U.S. and Moroccan Armed Forces conclude joint training programs on disaster response, explosive hazards
Moroccan and U.S. military personnel this week concluded a major disaster planning exercise and a four-week training program on handling explosive hazards, highlighting the continued strength of the US-Morocco military partnership, the US embassy in Rabat said in a statement.
Members of the Utah National Guard are in Kasr Sghir this week participating in Exercise Maroc Mantlet, the premier disaster planning and preparedness exercise in the Kingdom, alongside partners from the Royal Armed Forces (FAR) and Moroccan civilian agencies.
This year’s exercise, for which the FAR led planning, features a scenario based on a large-scale industrial catastrophe that requires search and rescue both on land and at sea, industrial fire-fighting in a HAZMAT environment, and crisis management at the national level.
“These joint training programs are a critical component of the close, strategic partnership between Morocco and the United States,” said U.S. Army Major General Michael J. Turley, adjutant general of the Utah National Guard, who visited Morocco this week to observe the conclusion of these exercises. “We are always working closely with our Moroccan partners to confront a range of possible threats, including natural disasters or industrial accidents, as well as conventional security concerns.”
According to the statement, Exercise Maroc Mantlet will include international observers from Djibouti, France, Jordan, Mauritania, Qatar, Saudi Arabia, Senegal and Tunisia, the embassy added.
On Friday, Gen. Turley will join other high-ranking Moroccan and U.S. military officials in Kenitra to mark the end of an intensive training program for Moroccan soldiers, Utah National Guard personnel, and U.S. Marines on explosive hazards, such as disarming mines or storing and transporting munitions. More than 20 military personnel participated in the program, formally known as Humanitarian Mine Action and Explosive Ordnance Disposal training.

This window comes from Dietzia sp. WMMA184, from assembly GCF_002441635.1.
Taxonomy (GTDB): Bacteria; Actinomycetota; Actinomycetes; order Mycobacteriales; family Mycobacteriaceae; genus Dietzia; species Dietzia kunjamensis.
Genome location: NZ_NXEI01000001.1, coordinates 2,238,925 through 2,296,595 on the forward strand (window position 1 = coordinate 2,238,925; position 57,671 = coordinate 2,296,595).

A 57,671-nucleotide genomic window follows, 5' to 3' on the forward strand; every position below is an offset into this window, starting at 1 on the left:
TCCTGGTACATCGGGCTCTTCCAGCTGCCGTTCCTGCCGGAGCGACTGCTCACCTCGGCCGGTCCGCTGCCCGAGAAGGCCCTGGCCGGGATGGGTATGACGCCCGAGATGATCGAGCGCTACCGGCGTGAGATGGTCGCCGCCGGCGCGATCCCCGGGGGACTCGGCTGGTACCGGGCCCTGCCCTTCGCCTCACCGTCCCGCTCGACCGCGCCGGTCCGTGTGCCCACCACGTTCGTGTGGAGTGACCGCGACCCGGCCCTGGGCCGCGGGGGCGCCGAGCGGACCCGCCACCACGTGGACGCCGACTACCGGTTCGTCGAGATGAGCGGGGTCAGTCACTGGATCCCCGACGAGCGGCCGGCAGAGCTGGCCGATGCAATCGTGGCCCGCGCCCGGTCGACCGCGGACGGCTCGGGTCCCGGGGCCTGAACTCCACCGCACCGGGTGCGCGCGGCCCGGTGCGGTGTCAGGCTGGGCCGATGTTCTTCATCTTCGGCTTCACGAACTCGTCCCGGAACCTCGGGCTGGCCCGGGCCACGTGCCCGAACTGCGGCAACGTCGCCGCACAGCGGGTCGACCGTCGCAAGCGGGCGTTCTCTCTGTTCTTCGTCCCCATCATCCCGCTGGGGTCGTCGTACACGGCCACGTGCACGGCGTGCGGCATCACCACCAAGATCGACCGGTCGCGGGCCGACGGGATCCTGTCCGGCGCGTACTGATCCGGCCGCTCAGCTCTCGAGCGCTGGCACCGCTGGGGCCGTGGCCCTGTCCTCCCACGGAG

The U.S. Department of Defense’s Humanitarian Mine Action and Explosive Ordnance Disposal (HMA-EOD) training assists military partners in developing their capacity for finding and removing unexploded mines and similar hazards that threaten civilian populations, while also helping to improve physical security and stockpile management of conventional munitions.
The Utah National Guard contributed six personnel to the HMA-EOD training; it has a longstanding relationship with Morocco’s Armed Forces dating to 2003, under the Utah National Guard State Partnership Program.
Next week, U.S. and Moroccan military officials will mark the completion of a six-year program focused on chemical, biological, radiological, and nuclear threats (CBRN), acknowledging the FAR CBRN response company’s status as “fully mission capable.”
Morocco participates in more than 100 military engagements with U.S. forces yearly. It hosts African Lion – the largest yearly military exercise on the continent – and is a major partner in both the U.S. International Military Education and Training and Foreign Military Sales programs.
In October 2020, the United States and Morocco signed a ten-year “Roadmap for Defense Cooperation” that guides cooperation in priority areas, including efforts to more effectively face regional threats together.